the unit. I usually make these KWL charts 2 sided, so that students haveplenty of room to write.)6. Homework: Read brief history of the Mexican Revolution & answer 3questions. The text you choose should be no longer than 1 page andmanageable for all levels of readers in your classroom. Remember, theywill be reading this on their own without support. (Admit Slip 1)Evaluation(Rubric/s) “Mission Impossible” Analysis Worksheet KWL Chart Admit Slip Questions

Mexican President, Porfirio DiazCredit: "Diaz Jr., P. Diaz." Prints and Photographs, Library of Congress. Bain News Service,Circa 1910-1915. Web. http://www.loc.gov/pictures/item/ggb2004009392 ;.

The text in verse extols the social improvements under Díaz's presidency and celebrates his reelection for the eighth term. The office of the vice president was reactivated, and Díaz selectedCorral for this position.Credit: "1904 glorias de México! Porfirio Díaz y Ramón Corral electos por el voto unánime del pueblo para presidente y vice‐presidente de la República Mexicana." Prints and Photographs Division, Library of Congress. Antonio Vanegas Arroyo(Firm), 1904. Web. http://www.loc.gov/pictures/item/99615821

Credit: "Bandit is a Hero." Chronicling America, Library of Congress. Valentine Democrat, April 4, 1912. Web. 1912‐04‐04/ed‐1/seq‐3/A Newspaper article fom the Valentine Democrat ( Valentine, Nebraska) describing Zapata’s role in the Mexican Revolution.

Painting of Emiliano Zapata (date unknown)Credit: Rivera, Diego. "Emiliano Zapata, full, standing, with horse." Prints and Photographs Division, Library of Congress.Valentine Democrat, 1931. Web. http://www.loc.gov/pictures/item/2007678774 .

Photograph of Mexican revolutionaries, one wounded.Credit: " Wo u n d e d m a n a n d i n s u r r e c t o w i t h r i f l e a l o n g b r i c k w a l l . " P r i n t s a n d P h o t o g r a p h sD i v i s i o n , L i b r a r y o f C o n g r e s s . S c o t t P h o t o C o . , C i r c a 1 9 11 . We b . h t t p : / / w w w. l o c . g o v / p i c t u r e s / i t e m / 9 3 5 1 4 4 6 3 .

NameMission Possible!Investigating Primary SourcesWhat types of documents are here?What do you notice about these documents? (Observations)Can you make any predictions or inferences?What questions do you have?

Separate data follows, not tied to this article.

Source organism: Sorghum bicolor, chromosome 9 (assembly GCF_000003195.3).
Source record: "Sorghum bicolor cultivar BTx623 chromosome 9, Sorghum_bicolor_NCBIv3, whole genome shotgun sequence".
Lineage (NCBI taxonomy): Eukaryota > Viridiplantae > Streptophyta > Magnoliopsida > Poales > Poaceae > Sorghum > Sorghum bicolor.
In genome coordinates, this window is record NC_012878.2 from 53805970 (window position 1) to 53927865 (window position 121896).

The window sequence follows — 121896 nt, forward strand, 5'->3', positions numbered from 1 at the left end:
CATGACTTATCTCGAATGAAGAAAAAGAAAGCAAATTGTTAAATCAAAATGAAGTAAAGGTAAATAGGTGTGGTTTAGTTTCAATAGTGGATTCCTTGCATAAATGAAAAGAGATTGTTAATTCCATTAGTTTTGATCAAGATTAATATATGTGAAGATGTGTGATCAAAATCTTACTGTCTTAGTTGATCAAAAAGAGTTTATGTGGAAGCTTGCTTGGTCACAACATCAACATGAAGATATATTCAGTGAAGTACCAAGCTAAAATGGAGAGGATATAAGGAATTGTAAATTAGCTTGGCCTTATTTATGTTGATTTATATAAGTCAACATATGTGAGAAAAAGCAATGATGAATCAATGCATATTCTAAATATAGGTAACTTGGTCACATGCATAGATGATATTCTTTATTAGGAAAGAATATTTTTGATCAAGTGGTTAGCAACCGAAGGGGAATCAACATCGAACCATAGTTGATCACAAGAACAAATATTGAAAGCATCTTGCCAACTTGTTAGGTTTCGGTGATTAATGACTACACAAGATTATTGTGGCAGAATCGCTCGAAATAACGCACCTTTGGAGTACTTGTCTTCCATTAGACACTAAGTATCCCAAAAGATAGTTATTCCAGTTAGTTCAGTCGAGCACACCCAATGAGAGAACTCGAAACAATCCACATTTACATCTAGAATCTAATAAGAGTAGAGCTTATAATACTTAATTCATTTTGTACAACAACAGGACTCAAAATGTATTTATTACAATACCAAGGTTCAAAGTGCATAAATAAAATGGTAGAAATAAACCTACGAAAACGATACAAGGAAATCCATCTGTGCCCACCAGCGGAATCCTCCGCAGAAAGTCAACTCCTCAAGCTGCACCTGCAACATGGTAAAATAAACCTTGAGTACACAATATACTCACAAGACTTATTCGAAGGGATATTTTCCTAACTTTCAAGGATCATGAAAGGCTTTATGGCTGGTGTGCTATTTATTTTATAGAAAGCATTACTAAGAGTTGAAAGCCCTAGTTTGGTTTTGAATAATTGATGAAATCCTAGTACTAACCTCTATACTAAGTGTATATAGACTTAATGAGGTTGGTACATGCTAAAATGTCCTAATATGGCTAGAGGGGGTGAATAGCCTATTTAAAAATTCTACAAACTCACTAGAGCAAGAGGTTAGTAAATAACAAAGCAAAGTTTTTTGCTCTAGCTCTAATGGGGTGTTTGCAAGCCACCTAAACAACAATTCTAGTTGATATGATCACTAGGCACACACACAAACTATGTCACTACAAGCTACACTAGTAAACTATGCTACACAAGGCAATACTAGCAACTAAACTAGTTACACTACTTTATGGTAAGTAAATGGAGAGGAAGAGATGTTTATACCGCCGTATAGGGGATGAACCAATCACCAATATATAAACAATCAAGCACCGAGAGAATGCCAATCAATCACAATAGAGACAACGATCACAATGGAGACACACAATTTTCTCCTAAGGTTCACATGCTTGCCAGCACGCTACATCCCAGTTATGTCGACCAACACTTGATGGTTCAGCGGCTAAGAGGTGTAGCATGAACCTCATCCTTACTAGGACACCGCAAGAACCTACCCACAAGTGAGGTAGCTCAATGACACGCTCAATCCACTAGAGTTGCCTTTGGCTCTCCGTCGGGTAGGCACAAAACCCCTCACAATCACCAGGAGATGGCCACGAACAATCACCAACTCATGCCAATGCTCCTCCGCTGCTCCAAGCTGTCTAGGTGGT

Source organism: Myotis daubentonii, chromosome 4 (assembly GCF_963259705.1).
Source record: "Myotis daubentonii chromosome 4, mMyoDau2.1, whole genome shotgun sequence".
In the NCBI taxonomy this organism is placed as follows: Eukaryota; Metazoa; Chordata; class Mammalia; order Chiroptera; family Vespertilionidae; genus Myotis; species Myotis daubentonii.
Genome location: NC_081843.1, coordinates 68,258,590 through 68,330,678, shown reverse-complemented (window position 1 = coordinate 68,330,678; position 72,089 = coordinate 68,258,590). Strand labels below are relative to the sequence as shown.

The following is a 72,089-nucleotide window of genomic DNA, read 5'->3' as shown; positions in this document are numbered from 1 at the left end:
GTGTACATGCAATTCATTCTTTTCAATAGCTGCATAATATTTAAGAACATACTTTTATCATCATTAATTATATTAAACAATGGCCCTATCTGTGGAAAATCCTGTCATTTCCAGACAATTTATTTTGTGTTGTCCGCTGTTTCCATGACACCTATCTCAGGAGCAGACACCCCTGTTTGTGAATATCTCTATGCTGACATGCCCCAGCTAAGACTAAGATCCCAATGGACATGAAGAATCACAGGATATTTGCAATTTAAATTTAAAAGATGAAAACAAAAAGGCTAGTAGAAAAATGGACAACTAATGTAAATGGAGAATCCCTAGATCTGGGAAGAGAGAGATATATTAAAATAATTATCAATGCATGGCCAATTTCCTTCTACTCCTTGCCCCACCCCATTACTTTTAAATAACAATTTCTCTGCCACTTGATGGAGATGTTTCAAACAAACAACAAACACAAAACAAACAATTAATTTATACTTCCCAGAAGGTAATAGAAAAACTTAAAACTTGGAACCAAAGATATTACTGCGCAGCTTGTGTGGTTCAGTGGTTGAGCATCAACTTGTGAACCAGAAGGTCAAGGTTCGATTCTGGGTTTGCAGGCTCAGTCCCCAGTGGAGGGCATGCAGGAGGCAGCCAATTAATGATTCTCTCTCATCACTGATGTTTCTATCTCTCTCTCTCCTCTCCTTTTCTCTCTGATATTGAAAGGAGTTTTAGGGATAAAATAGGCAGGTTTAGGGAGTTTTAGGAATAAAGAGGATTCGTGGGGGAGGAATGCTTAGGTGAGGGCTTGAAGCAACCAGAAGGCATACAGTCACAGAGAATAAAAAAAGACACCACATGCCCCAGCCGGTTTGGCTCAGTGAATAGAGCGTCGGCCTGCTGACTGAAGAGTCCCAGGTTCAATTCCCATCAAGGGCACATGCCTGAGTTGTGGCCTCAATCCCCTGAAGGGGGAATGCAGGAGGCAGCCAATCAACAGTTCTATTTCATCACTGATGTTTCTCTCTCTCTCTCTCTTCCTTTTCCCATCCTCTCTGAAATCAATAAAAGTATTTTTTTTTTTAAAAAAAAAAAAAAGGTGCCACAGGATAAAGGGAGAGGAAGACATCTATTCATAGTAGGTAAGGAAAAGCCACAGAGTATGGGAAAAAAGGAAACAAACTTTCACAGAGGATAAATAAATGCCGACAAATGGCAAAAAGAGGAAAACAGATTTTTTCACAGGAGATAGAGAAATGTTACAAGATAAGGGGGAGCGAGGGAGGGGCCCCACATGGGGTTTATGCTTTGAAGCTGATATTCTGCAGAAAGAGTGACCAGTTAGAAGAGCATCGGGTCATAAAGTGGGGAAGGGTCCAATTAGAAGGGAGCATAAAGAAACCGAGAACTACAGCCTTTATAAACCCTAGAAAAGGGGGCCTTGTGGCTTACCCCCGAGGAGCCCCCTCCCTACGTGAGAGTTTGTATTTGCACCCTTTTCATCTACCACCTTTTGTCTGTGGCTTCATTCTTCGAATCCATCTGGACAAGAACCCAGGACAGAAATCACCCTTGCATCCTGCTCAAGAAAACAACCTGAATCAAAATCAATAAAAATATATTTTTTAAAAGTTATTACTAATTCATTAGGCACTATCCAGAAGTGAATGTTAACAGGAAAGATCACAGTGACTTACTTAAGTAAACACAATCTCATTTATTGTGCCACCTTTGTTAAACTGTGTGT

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LESSON 5Lesson 5OverviewPre-ReadingActivity (Ch. 5& 6)ObjectivesTime RequiredGrade Level(s)Topic(s)Format(s) ofprimarysources usedDetailsStudents will build background knowledge by individually examining andanalyzing three different photographs of immigration scenes from the1930’s and 1940’s. They will be given the photographs one at a time, usingeach new photograph to build on their previous predictions and inferences.Following this photo analysis, the class will share what they observed. Theywill then discuss what they know about immigration using the photos, theirown background knowledge, and information from Esperanza Rising.Reading groups will then begin reading chapters 5 and 6.Students will: examine a collection of primary source photographs and makeobservations and inferences. draw conclusions about the difficulties faced by immigrants duringthe Great Depression. formulate questions about immigration. Write a diary entry describing the immigrant experience from themain character’s perspective.60 minutesGrades 5-61920 - 1940Mexican Immigration during the Great Depression. Photo 1: Inspecting a freight train from Mexico for smuggledimmigrants. El Paso, TexasLange, Dorothea. "Inspecting a freight train from Mexico for smuggled immigrants. El Paso,Texas." Prints and Photographs Division, Library of Congress. N.p., 1938. Web. mig/mexican4.html . Photo 2: Mexicans entering the United States. United States immigrationstation, El Paso, TexasLange, Dorothea. "Mexicans entering the United States. United States immigration station,El Paso, Texas." Prints and Photographs Division. Library of Congress, 1941. Web. mig/mexican4.html . Photo 3: Group of children posing under sign that reads "U.S.Department of Agriculture Farm Security Administration Farm WorkersCommunity"Hemmig, Robert. "Group of children posing under sign that reads "U.S. Department ofAgriculture Farm Security Administration Farm Workers Community"." Voices from the DustBowl: The Charles L. Todd and Robert Sonkin Migrant Worker Collection. Library ofCongress, 1941. Web. :@field(DOCID @lit(p014)) .StandardsAddressedReadingSTATE GOAL 1: Read with understanding and fluency.